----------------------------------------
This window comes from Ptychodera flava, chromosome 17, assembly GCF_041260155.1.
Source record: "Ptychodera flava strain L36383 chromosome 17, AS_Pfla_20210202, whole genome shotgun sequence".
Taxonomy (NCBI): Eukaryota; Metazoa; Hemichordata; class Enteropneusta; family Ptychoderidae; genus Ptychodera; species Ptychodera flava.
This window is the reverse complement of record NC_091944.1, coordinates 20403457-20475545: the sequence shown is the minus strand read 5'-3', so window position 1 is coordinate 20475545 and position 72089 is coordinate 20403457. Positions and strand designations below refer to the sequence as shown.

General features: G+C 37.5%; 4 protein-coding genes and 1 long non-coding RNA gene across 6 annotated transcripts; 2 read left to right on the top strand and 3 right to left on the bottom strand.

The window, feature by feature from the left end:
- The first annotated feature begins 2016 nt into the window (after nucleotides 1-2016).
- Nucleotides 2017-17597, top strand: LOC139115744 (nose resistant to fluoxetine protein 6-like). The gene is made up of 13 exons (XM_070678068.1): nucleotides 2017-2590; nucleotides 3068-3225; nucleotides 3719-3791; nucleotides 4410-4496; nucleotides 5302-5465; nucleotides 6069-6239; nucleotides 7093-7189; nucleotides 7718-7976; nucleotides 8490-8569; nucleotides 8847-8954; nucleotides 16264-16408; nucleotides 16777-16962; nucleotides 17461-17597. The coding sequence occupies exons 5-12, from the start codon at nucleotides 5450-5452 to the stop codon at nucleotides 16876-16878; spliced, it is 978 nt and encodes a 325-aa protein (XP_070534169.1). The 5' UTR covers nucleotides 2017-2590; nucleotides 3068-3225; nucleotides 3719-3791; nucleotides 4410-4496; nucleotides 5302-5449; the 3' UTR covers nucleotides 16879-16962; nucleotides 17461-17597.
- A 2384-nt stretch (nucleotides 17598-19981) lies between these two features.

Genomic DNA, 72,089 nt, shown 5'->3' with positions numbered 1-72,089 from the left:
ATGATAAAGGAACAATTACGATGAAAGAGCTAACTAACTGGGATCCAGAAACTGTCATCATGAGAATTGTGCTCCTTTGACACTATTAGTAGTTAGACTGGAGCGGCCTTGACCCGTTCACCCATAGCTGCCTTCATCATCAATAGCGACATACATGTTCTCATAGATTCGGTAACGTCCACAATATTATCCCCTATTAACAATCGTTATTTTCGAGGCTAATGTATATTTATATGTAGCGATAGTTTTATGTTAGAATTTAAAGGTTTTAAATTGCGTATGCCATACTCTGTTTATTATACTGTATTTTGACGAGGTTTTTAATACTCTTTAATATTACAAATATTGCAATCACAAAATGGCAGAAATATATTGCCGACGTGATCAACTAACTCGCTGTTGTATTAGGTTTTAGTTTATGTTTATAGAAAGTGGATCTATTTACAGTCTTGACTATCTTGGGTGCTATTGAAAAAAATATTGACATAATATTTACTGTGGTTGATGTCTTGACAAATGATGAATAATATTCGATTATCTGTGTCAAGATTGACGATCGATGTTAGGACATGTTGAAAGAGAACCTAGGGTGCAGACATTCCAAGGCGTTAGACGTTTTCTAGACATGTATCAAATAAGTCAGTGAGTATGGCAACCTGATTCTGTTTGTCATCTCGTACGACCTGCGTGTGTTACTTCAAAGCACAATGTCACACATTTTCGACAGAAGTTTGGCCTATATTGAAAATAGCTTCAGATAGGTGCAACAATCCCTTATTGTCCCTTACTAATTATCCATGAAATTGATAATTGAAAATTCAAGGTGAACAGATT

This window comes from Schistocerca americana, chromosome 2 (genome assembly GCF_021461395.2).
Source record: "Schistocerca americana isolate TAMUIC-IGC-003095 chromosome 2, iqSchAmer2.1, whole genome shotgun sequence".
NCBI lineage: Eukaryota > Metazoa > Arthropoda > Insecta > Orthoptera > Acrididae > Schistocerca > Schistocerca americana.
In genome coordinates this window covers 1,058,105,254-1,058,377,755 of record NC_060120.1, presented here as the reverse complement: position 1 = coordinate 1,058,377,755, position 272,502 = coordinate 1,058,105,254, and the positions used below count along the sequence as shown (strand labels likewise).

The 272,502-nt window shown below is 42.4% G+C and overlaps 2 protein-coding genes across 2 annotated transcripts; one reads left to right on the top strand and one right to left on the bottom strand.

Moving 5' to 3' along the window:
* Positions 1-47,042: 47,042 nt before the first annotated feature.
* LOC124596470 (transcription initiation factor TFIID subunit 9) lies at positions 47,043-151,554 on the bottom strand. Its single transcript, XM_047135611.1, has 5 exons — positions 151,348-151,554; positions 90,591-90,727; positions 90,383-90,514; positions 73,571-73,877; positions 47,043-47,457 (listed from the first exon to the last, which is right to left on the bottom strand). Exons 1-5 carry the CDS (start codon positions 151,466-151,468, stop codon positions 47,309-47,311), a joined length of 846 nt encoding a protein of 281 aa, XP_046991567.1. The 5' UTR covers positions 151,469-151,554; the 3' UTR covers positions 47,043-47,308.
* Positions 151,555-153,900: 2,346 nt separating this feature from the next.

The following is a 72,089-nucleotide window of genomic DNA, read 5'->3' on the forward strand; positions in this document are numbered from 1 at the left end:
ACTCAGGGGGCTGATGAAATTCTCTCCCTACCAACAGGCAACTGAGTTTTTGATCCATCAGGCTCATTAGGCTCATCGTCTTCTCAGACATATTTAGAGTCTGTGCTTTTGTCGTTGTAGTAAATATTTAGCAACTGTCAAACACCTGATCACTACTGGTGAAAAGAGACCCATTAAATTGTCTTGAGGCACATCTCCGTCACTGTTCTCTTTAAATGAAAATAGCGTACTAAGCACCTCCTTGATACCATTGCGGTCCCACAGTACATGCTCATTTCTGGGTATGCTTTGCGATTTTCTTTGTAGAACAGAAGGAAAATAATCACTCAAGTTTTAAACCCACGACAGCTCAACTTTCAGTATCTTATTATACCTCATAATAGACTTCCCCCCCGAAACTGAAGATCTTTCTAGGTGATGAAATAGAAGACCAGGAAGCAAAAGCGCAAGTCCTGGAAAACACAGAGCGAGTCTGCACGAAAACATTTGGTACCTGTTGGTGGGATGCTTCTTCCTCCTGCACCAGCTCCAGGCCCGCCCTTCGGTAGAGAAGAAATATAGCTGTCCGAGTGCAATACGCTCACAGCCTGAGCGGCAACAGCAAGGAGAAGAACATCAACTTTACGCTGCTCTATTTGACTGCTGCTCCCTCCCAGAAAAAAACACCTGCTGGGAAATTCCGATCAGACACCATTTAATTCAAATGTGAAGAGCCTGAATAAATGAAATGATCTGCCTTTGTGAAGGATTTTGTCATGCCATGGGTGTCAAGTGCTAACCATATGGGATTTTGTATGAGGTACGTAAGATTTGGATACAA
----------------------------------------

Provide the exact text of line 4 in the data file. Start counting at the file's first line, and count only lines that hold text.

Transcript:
This window is the reverse complement of record NC_091944.1, coordinates 20403457-20475545: the sequence shown is the minus strand read 5'-3', so window position 1 is coordinate 20475545 and position 72089 is coordinate 20403457. Positions and strand designations below refer to the sequence as shown.